Hermitage in Davidson County, Tennessee — The American South (East South Central)
Stories Told by Things the Enslaved Left Behind
Animal bones tell us a great deal about diet. Buttons and sewing equipment provide details about clothing. Marbles, china doll fragments, and other toys provide glimpses into the children's world. Beads, brass charms, and worked bone and ceramic fragments reflect spiritual practices. Coins confirm that some Hermitage slaves earned money, providing a way to purchase extras for their families.
The amount and variety of artifacts excavated here initially surprised researchers. It is often assumed that field hands made do with much less than those slaves who worked in a planter's house. However, artifacts found here are very much like those found at slave dwellings near the Hermitage mansion. Jackson's wealth and social position, the long-term stability of the enslaved community, and access to major trading markets in Nashville show that life at The Hermitage allowed Field Quarter families to transform their circumstances in ways perhaps unavailable to other plantation communities.
I am truly astonished at Mr. Steels neglect of my negroes when taken sick & shall write to him on this subject...I will turn him away unless he pays more attention to their health, by sending for Doctor Hogg
Archaeologists have found ceramic fragments such as this Chinese porcelain at most Hermitage slave dwellings. The Jackson family may have given cracked or chipped items to the slaves, or the slaves may have taken them. Other ceramics found at the Field Quarter were inexpensive at the time, and may represent the items Jackson provided for the enslaved.
Excavations unearthed this 1853 gold dollar in the rubble of one of the Field Quarter foundations. Coins have been found at every slave dwelling excavated at The Hermitage.
Andrew Jackson provided his slaves with medical treatment and medicine. Medicinal vials such as these have been found at several slave dwellings.
A hair comb found at the Field Quarter.
Archaeologists discovered several padlocks within the foundation of one of the Field Quarter dwellings. The reason why the occupants discarded so many locks remains a mystery.
Children's toys such as this porcelain doll body have been found at several slave dwellings on the Hermitage property.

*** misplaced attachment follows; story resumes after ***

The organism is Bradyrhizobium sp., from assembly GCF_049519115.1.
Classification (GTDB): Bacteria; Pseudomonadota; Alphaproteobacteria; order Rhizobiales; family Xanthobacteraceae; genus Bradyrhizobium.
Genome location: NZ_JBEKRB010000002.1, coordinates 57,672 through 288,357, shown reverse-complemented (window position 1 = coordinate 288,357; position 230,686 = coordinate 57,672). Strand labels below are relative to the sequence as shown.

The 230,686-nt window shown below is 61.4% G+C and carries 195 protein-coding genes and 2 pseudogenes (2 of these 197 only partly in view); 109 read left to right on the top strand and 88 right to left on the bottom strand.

Archaeologists unearthed a wide variety of animal bone at every Hermitage slave dwelling. Species represented in the archaeological collection show that Hermitage slaves had access to sheep, pigs, cattle, squirrel, opossum, chicken, turkey, goose, and sturgeon, a fish once abundant in the nearby Cumberland River.
Erected by The Hermitage Foundation.
Location. 36° 13.209′ N, 86° 36.694′ W. Marker is in Hermitage, Tennessee, in Davidson County. Marker can be reached from Rachels Lane. Touch for map. The marker is on the Field Quarter Trail at The Hermitage. Marker is in this post office area: Hermitage TN 37076, United States of America.
Other nearby markers. At least 8 other markers are within walking distance of this marker. The Field Quarter (a few steps from this marker); "Have the Negro Houses Placed Where the Old Ones Stands" (within shouting distance of this marker); A Lively Place (within shouting distance of this marker); The Field Quarter Spring (about 300 feet away, measured in a direct line); Land Conservation at The Hermitage (about 400 feet away); Determined Resistance (about 600 feet away); The Hermitage Overseer (about 800 feet away); Ginning and Pressing "King Cotton" (approx. 0.2 miles away). Touch for a list and map of all markers in Hermitage.
Categories. • African Americans • Anthropology •
Credits. This page was last revised on June 16, 2016. This page originally submitted on July 14, 2015, by J. Makali Bruton of Querétaro, Mexico. This page has been viewed 238 times since then and 11 times this year. Photos: 1, 2. submitted on July 14, 2015, by J. Makali Bruton of Querétaro, Mexico. • Bill Pfingsten was the editor who published this page.